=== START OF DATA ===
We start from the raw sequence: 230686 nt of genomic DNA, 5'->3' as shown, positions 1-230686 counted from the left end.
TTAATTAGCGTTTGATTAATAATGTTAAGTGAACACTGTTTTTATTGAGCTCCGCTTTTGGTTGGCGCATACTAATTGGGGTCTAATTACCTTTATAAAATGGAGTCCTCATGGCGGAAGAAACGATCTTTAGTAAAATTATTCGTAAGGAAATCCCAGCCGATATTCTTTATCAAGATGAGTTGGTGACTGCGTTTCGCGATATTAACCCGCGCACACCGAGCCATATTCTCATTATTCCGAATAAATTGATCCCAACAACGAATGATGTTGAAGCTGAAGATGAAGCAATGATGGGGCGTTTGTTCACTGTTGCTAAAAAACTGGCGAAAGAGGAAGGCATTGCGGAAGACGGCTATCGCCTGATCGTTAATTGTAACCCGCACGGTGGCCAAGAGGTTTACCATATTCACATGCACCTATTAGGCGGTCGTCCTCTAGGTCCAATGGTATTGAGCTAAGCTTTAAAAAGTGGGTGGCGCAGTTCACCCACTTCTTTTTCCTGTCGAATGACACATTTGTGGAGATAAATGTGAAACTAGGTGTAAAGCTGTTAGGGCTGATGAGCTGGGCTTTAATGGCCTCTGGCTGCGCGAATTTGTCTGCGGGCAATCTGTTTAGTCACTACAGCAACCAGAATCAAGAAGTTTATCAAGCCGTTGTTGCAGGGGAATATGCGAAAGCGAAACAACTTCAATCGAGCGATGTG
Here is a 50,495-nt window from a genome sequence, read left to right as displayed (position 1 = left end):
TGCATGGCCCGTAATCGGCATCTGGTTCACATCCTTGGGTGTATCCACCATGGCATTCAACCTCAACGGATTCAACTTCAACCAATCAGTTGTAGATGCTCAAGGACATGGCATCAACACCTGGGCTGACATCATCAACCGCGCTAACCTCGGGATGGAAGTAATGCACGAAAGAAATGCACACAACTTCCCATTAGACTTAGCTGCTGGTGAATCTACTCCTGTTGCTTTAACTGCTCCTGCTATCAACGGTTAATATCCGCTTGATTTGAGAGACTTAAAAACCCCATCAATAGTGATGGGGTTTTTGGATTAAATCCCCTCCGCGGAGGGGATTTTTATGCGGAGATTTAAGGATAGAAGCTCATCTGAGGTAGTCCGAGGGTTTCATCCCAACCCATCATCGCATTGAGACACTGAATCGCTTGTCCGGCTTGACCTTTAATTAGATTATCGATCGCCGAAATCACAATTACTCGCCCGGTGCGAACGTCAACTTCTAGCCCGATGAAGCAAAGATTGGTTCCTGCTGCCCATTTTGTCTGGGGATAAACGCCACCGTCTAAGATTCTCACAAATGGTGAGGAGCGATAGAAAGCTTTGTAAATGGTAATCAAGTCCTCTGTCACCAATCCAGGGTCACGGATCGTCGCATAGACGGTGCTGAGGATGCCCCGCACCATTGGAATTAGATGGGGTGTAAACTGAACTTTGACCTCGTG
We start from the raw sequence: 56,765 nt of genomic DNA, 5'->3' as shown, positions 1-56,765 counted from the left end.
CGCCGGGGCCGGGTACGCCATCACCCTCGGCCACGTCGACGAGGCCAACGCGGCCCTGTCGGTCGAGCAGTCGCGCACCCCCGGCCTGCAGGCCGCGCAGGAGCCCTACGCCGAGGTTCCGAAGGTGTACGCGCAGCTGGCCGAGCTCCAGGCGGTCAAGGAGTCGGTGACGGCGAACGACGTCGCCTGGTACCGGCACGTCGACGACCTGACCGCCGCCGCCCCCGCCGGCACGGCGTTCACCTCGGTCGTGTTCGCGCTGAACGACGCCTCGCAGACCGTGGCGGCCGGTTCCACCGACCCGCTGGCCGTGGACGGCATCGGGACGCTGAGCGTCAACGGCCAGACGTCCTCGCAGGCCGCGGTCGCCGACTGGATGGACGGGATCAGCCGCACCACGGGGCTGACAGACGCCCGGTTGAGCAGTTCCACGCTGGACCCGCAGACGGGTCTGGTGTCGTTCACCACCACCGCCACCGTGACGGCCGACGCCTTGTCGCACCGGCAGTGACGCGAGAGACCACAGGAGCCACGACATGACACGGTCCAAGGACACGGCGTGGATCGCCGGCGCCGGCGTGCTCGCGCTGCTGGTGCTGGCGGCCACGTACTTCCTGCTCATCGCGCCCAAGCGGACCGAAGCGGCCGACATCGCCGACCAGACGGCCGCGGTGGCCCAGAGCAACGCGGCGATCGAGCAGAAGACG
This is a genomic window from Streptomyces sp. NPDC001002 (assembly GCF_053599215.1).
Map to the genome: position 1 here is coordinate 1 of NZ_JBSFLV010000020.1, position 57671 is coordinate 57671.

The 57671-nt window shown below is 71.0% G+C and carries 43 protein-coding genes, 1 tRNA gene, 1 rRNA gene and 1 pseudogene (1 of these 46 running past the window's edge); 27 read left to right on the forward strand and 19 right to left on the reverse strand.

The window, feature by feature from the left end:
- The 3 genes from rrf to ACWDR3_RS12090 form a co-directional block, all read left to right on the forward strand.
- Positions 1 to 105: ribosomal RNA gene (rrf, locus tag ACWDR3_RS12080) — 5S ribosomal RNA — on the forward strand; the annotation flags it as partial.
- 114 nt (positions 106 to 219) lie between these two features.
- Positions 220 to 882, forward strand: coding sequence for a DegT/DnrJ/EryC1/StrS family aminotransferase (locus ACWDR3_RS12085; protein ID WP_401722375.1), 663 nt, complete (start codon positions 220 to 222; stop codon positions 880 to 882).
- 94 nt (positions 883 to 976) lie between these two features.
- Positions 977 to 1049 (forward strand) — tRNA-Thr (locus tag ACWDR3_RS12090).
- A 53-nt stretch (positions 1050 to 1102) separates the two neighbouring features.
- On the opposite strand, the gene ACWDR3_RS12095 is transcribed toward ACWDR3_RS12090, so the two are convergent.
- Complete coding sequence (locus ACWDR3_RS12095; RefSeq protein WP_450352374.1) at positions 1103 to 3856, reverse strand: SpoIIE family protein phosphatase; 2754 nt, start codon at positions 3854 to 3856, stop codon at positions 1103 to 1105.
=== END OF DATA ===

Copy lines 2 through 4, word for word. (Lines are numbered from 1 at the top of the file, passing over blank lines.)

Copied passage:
TTAATTAGCGTTTGATTAATAATGTTAAGTGAACACTGTTTTTATTGAGCTCCGCTTTTGGTTGGCGCATACTAATTGGGGTCTAATTACCTTTATAAAATGGAGTCCTCATGGCGGAAGAAACGATCTTTAGTAAAATTATTCGTAAGGAAATCCCAGCCGATATTCTTTATCAAGATGAGTTGGTGACTGCGTTTCGCGATATTAACCCGCGCACACCGAGCCATATTCTCATTATTCCGAATAAATTGATCCCAACAACGAATGATGTTGAAGCTGAAGATGAAGCAATGATGGGGCGTTTGTTCACTGTTGCTAAAAAACTGGCGAAAGAGGAAGGCATTGCGGAAGACGGCTATCGCCTGATCGTTAATTGTAACCCGCACGGTGGCCAAGAGGTTTACCATATTCACATGCACCTATTAGGCGGTCGTCCTCTAGGTCCAATGGTATTGAGCTAAGCTTTAAAAAGTGGGTGGCGCAGTTCACCCACTTCTTTTTCCTGTCGAATGACACATTTGTGGAGATAAATGTGAAACTAGGTGTAAAGCTGTTAGGGCTGATGAGCTGGGCTTTAATGGCCTCTGGCTGCGCGAATTTGTCTGCGGGCAATCTGTTTAGTCACTACAGCAACCAGAATCAAGAAGTTTATCAAGCCGTTGTTGCAGGGGAATATGCGAAAGCGAAACAACTTCAATCGAGCGATGTG
Here is a 50,495-nt window from a genome sequence, read left to right as displayed (position 1 = left end):
TGCATGGCCCGTAATCGGCATCTGGTTCACATCCTTGGGTGTATCCACCATGGCATTCAACCTCAACGGATTCAACTTCAACCAATCAGTTGTAGATGCTCAAGGACATGGCATCAACACCTGGGCTGACATCATCAACCGCGCTAACCTCGGGATGGAAGTAATGCACGAAAGAAATGCACACAACTTCCCATTAGACTTAGCTGCTGGTGAATCTACTCCTGTTGCTTTAACTGCTCCTGCTATCAACGGTTAATATCCGCTTGATTTGAGAGACTTAAAAACCCCATCAATAGTGATGGGGTTTTTGGATTAAATCCCCTCCGCGGAGGGGATTTTTATGCGGAGATTTAAGGATAGAAGCTCATCTGAGGTAGTCCGAGGGTTTCATCCCAACCCATCATCGCATTGAGACACTGAATCGCTTGTCCGGCTTGACCTTTAATTAGATTATCGATCGCCGAAATCACAATTACTCGCCCGGTGCGAACGTCAACTTCTAGCCCGATGAAGCAAAGATTGGTTCCTGCTGCCCATTTTGTCTGGGGATAAACGCCACCGTCTAAGATTCTCACAAATGGTGAGGAGCGATAGAAAGCTTTGTAAATGGTAATCAAGTCCTCTGTCACCAATCCAGGGTCACGGATCGTCGCATAGACGGTGCTGAGGATGCCCCGCACCATTGGAATTAGATGGGGTGTAAACTGAACTTTGACCTCGTG